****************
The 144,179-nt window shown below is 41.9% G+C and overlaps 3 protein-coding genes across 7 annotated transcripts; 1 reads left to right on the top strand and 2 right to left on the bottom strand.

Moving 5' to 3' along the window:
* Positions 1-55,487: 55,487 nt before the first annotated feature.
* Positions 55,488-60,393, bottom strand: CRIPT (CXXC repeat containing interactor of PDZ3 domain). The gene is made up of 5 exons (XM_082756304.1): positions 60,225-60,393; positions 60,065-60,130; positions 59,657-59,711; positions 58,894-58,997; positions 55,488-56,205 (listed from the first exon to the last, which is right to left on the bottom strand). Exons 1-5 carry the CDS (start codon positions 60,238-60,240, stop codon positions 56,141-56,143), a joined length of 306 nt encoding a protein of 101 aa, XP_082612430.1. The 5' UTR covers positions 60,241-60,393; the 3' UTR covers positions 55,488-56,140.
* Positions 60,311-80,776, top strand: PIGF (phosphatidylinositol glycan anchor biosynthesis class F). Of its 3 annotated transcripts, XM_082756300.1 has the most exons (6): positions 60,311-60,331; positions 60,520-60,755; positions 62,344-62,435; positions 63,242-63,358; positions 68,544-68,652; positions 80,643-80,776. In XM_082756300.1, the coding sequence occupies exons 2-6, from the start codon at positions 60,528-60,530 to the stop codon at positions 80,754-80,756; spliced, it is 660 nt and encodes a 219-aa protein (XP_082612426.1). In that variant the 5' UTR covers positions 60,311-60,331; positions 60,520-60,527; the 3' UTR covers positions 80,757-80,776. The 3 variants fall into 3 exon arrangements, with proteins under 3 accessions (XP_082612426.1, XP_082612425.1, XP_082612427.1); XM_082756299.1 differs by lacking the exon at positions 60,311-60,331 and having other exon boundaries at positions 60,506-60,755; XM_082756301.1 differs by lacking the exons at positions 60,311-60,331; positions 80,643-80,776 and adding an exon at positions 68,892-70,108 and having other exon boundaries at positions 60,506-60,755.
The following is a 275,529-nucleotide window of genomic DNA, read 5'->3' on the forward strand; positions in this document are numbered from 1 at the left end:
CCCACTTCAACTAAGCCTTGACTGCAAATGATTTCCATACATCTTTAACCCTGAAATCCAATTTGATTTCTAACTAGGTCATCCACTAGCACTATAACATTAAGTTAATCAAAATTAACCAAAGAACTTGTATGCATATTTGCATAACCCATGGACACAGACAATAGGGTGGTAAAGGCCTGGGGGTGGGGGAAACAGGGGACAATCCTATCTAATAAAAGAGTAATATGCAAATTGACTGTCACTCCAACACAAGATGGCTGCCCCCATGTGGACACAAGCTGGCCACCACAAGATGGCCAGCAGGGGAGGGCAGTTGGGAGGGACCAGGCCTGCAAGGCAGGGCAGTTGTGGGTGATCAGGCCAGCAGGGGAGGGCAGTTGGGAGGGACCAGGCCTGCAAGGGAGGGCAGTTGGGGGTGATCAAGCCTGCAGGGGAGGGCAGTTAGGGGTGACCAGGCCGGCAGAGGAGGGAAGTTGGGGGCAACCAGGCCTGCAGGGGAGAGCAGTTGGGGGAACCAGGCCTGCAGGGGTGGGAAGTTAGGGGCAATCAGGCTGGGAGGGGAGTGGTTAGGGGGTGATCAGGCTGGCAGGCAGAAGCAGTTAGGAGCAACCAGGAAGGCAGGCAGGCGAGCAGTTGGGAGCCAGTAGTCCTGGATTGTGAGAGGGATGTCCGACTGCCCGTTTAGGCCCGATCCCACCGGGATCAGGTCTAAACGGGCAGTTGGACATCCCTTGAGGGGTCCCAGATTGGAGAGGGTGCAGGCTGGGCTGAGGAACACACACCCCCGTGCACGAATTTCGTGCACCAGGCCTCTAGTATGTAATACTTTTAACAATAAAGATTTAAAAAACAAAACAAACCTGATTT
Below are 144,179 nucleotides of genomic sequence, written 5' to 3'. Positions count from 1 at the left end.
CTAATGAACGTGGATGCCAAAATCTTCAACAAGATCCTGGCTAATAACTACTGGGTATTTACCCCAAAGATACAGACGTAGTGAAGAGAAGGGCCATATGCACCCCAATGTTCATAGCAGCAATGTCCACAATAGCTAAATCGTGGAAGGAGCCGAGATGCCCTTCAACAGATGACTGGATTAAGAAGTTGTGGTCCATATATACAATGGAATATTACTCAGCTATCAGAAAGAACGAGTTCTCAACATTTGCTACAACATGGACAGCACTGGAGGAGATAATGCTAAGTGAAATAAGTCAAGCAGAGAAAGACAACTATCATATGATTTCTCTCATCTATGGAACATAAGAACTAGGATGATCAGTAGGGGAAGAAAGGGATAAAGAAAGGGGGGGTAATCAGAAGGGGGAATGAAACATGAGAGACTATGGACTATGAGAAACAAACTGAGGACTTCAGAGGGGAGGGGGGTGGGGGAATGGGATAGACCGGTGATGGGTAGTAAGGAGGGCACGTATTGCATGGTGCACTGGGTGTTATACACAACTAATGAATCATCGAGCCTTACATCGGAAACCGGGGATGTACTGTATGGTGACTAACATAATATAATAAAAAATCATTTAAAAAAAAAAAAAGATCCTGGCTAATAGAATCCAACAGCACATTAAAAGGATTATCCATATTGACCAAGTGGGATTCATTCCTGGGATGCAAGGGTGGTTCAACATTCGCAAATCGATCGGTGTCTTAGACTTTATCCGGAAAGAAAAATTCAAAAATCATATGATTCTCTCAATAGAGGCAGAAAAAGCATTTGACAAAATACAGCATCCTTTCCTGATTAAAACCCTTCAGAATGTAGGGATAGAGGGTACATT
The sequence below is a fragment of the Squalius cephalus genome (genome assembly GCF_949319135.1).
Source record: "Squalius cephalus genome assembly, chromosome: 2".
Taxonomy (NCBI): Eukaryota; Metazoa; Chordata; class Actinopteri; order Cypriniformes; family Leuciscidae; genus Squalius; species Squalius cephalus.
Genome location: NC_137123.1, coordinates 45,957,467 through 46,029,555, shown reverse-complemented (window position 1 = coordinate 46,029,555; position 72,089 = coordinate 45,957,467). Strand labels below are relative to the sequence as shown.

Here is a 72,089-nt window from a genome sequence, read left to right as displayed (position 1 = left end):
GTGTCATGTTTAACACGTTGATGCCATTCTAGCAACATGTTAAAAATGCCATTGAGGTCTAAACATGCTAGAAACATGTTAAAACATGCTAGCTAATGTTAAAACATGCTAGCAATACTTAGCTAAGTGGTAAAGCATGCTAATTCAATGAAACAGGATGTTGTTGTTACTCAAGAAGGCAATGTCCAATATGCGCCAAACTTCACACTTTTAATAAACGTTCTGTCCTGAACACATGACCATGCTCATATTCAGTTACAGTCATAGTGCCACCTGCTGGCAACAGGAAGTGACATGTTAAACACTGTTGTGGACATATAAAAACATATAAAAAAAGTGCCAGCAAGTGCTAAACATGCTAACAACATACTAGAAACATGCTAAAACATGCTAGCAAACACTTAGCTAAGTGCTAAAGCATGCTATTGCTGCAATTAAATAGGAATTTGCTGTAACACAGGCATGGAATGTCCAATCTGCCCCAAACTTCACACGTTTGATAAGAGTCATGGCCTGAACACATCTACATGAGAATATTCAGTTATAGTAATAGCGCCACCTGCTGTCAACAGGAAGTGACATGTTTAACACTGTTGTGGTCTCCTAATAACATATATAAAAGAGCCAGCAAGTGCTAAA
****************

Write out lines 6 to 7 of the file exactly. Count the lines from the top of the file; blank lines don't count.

The following is a 275,529-nucleotide window of genomic DNA, read 5'->3' on the forward strand; positions in this document are numbered from 1 at the left end:
CCCACTTCAACTAAGCCTTGACTGCAAATGATTTCCATACATCTTTAACCCTGAAATCCAATTTGATTTCTAACTAGGTCATCCACTAGCACTATAACATTAAGTTAATCAAAATTAACCAAAGAACTTGTATGCATATTTGCATAACCCATGGACACAGACAATAGGGTGGTAAAGGCCTGGGGGTGGGGGAAACAGGGGACAATCCTATCTAATAAAAGAGTAATATGCAAATTGACTGTCACTCCAACACAAGATGGCTGCCCCCATGTGGACACAAGCTGGCCACCACAAGATGGCCAGCAGGGGAGGGCAGTTGGGAGGGACCAGGCCTGCAAGGCAGGGCAGTTGTGGGTGATCAGGCCAGCAGGGGAGGGCAGTTGGGAGGGACCAGGCCTGCAAGGGAGGGCAGTTGGGGGTGATCAAGCCTGCAGGGGAGGGCAGTTAGGGGTGACCAGGCCGGCAGAGGAGGGAAGTTGGGGGCAACCAGGCCTGCAGGGGAGAGCAGTTGGGGGAACCAGGCCTGCAGGGGTGGGAAGTTAGGGGCAATCAGGCTGGGAGGGGAGTGGTTAGGGGGTGATCAGGCTGGCAGGCAGAAGCAGTTAGGAGCAACCAGGAAGGCAGGCAGGCGAGCAGTTGGGAGCCAGTAGTCCTGGATTGTGAGAGGGATGTCCGACTGCCCGTTTAGGCCCGATCCCACCGGGATCAGGTCTAAACGGGCAGTTGGACATCCCTTGAGGGGTCCCAGATTGGAGAGGGTGCAGGCTGGGCTGAGGAACACACACCCCCGTGCACGAATTTCGTGCACCAGGCCTCTAGTATGTAATACTTTTAACAATAAAGATTTAAAAAACAAAACAAACCTGATTT